A letter from a deceased lover sends Travis McGee to a small town to investigate the seemingly unexplainable psychosis that is gripping the dead woman’s daughter, a strange condition that is driving her to attempt suicide and leaves her memory full of more holes than a slice of swiss cheese at a buffet for mice in this, the tenth novel in John D. MacDonald’s thriller/mystery series.
Published in 1968, I found “Brown” to be another solid upper-shelf outing, much like the previous installment.
Even as the grown daughter of McGee’s deceased paramour seems determined to die (but unable to remember why, or even attempting to shuffle herself off the coil), intrigue and murder surrounds the situation. In the words of Kirkus, “There are others who precede her (a doctor, a nurse) and while the story seems overly complicated and diffused this time, ho [sic] one can knock its flushed allure since McGee’s powers to persuade or seduce seem more puissant than ever.”
I’ll agree with the overly complicated criticism. Much like in “Gray” the plot sometimes ties itself in knots this reader found un-undoable. But once more we see how a master of pace and dialogue like MacDonald can whisk you away on a tidal wave of momentum so powerful you barely care if everything is making total sense and simply trust things will shake out and that McGee will explain all in time (to another confused character, if not you directly). Trust in Trav, says I.
This novel is especially noteworthy as it shows McGee, whose aloof cynicism can at times come close to actual psychopathology, capable of quick and sincere relationships, too. Though it’s the request of a dead love that brings him to the sinister little Florida burb in question, and he does harbor a genuine humane-type of investment in what happens to the deceased woman’s obviously sick daughter, it is the sudden, violent death of a nurse who he’s only just met but has become taken with that primarily drives our favorite salvage consultant to get the bottom of things in this one.
Mild spoiler alert: Once again the villain at the heart of the horrors is … (drum roll, please) … a shady land developer! Oh, how MacDonald hates him some shady land developers.
Actually, easy as it is to knock the author’s go-to bad guy, it’s important to remember he was talking about these things even years before this, in the early ‘60s. The man was so far out in front he was blazing a road nobody even yet knew we’d have to take it someday.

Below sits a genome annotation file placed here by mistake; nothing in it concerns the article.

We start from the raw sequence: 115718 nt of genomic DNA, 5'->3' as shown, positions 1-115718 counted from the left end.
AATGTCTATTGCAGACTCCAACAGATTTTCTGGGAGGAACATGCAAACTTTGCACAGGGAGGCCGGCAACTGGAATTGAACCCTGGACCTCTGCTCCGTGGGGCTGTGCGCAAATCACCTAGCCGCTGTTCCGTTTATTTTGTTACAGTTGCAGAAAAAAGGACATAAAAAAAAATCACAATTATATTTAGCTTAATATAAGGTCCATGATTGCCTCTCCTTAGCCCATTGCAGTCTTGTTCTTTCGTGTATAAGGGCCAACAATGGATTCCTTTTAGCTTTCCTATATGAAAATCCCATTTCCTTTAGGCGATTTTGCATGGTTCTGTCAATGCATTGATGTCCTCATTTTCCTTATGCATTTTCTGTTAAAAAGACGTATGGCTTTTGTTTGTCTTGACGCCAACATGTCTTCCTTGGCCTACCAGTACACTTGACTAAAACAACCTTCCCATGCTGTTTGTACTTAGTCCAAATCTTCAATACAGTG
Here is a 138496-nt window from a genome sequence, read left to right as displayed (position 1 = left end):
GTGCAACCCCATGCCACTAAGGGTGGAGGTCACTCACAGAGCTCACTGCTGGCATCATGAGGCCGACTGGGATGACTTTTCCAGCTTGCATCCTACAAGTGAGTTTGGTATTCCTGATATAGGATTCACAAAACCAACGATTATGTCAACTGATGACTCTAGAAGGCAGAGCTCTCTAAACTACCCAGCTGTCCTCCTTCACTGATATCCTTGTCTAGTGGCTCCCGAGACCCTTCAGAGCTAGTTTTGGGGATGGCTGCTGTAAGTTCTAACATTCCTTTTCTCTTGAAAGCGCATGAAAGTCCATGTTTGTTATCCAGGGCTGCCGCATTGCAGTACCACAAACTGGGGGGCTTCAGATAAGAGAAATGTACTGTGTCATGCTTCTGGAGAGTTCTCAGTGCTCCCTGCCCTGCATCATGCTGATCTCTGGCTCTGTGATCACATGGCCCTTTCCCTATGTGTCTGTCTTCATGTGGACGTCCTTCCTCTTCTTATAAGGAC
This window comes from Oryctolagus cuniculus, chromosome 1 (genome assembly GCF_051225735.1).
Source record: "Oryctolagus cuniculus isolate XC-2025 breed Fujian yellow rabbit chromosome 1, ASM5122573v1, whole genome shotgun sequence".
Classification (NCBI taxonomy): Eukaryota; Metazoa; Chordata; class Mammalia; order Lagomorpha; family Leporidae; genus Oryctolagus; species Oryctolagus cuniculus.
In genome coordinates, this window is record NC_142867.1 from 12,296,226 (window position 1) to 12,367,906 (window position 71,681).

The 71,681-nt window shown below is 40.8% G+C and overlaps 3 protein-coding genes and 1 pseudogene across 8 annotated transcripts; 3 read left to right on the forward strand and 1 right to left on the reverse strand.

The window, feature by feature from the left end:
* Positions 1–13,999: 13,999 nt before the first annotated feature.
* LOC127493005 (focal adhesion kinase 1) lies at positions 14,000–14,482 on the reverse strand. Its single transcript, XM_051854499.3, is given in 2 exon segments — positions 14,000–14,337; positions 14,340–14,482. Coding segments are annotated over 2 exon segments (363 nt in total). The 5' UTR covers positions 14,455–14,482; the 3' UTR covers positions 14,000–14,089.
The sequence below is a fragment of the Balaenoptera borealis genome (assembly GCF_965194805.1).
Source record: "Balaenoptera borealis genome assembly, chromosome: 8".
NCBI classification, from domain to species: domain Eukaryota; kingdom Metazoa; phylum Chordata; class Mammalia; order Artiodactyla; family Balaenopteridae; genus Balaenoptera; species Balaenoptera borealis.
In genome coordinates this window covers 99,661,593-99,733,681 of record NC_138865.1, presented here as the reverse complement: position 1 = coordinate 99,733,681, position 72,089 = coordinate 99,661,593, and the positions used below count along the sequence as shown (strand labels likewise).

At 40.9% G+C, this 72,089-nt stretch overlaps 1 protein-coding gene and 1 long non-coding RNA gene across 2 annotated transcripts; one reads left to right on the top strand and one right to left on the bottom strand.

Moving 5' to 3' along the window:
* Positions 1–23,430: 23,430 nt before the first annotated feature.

From Wikipedia: “MacDonald is credited with being one of the earliest to write on the effect of real estate booms on the environment, and his novel ‘A Flash Of Green’ (New York: Simon and Schuster, 1962) is a good example of this. Many later Florida crime, detective and mystery writers, such as Paul Levine, Randy Wayne White, James Hall and Jonathon King, have followed suit.”
I haven’t read “A Flash of Green,” but I have read 10 McGee books and the bad guys are more often than not shady real estate goons. And, reading the McGee books one after another, without a break between, it can become a bit much, the anti-development harping. But when you consider the time and the place, and how few other authors — let alone authors talking about Florida; it’s not like he was on some save-the-ancient-Redwoods or pro-Amazon kick here — were addressing the issue, it’s hard to hate.
Looking at the big picture, this book is the second published in 1968, the last time more than one McGee novel would be put out in a single year, and it’s the penultimate book of the ‘60s, the decade in which the series began just four short years (and 10 books!) ago. MacDonald’s skill is only surpassed by his productivity, it seems.
He was 52-years-old at the time, just four years away from winning the Mystery Writers of America’s highest honor — the Grand Master Award for lifetime achievement and consistent quality — and less than 20 years away from the grave (he died at 70, in Milwaukee, Wisconsin).
Ironically, he neither died nor was born in Florida (he was born in Sharon, Pennsylvania), that state which so captivated and inspired him and was the home of (and, for my money, most effective setting for) Travis McGee, his greatest literary creation.
At the time, the most recent non-McGee novel he’d released was ’77’s “Condominium,” which many consider to be one of his greatest even to this day. And though he had only a few more standalone novels in him by now, we McGee fans are fortunate enough to have 11 more (and one more film) still ahead of us.